Introduction: There is limited evidence on the consumption of analgesics in real-world large cohorts of patients with osteoarthritis (OA), especially in those with comorbidities. We aimed to characterize the use of pharmacological analgesic treatments, evaluate standardized comorbidity rates, and assess treatment trends. Our hypotheses were: (1) OA patients generally consume low and inconsistent pharmacological analgesic treatments; (2) analgesic treatment is often non-congruent with comorbidity-related safety concerns. Methods: The study was carried out at the second largest health maintenance organization in Israel. Members aged 18 years or above who were diagnosed with OA before December 31, 2018, were included. Information was obtained from the members' electronic medical record (EMR) including data on dispensed prescriptions, which were used to estimate analgesic consumption. Results: A total of 180,126 OA patients were included in our analyses; analgesics were dispensed to 64.2% of the patients, with oral NSAIDs and opioids dispensed to 34.1 and 22.9% of the OA population, respectively. Analgesic use increased with time lapsed from OA diagnosis (p < 0.001), up to a median of 59 days covered (IQR, 20–175) after 21 years. Rates of most comorbidities in the OA population were higher compared to the MHS general population. Patients with comorbidities used more NSAIDs and opioids compared to those without them. Conclusions: Most OA patients use analgesics, usually oral NSAIDs. Analgesic use remains relatively low throughout the years, indicating that many OA patients are not being treated pharmacologically for pain on a regular basis. Despite having higher rates of several comorbidities compared to MHS general population, many OA patients are still treated with analgesics that can be associated with a worsening in comorbidity. Graphic Abstract: [Figure not available: see fulltext.].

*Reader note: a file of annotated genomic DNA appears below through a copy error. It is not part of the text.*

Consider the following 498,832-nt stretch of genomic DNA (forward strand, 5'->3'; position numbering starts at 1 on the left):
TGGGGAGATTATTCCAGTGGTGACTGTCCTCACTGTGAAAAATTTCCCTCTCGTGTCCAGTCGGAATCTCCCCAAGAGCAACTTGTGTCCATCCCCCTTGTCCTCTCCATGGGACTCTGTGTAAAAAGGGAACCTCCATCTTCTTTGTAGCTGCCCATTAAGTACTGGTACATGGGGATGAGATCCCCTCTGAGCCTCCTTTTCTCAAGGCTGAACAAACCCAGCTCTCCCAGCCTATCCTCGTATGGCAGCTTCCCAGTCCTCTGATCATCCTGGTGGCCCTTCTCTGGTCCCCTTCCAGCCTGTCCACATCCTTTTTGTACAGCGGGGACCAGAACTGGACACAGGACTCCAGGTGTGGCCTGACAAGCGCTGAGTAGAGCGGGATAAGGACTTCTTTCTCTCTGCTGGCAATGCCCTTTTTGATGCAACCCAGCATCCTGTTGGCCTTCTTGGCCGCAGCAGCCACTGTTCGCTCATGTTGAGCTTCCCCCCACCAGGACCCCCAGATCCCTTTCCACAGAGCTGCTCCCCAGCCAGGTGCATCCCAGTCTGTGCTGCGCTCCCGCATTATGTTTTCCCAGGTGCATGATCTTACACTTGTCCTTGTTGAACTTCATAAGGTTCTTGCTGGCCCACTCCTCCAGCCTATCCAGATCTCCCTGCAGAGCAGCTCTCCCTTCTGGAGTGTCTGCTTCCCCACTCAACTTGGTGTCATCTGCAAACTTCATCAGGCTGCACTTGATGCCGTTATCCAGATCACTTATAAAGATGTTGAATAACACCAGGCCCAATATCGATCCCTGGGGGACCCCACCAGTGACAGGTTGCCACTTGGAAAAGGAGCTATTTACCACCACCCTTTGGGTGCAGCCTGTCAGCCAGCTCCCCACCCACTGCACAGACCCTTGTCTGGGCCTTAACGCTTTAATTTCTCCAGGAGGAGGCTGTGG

ASJC Scopus subject areas
- Immunology and Allergy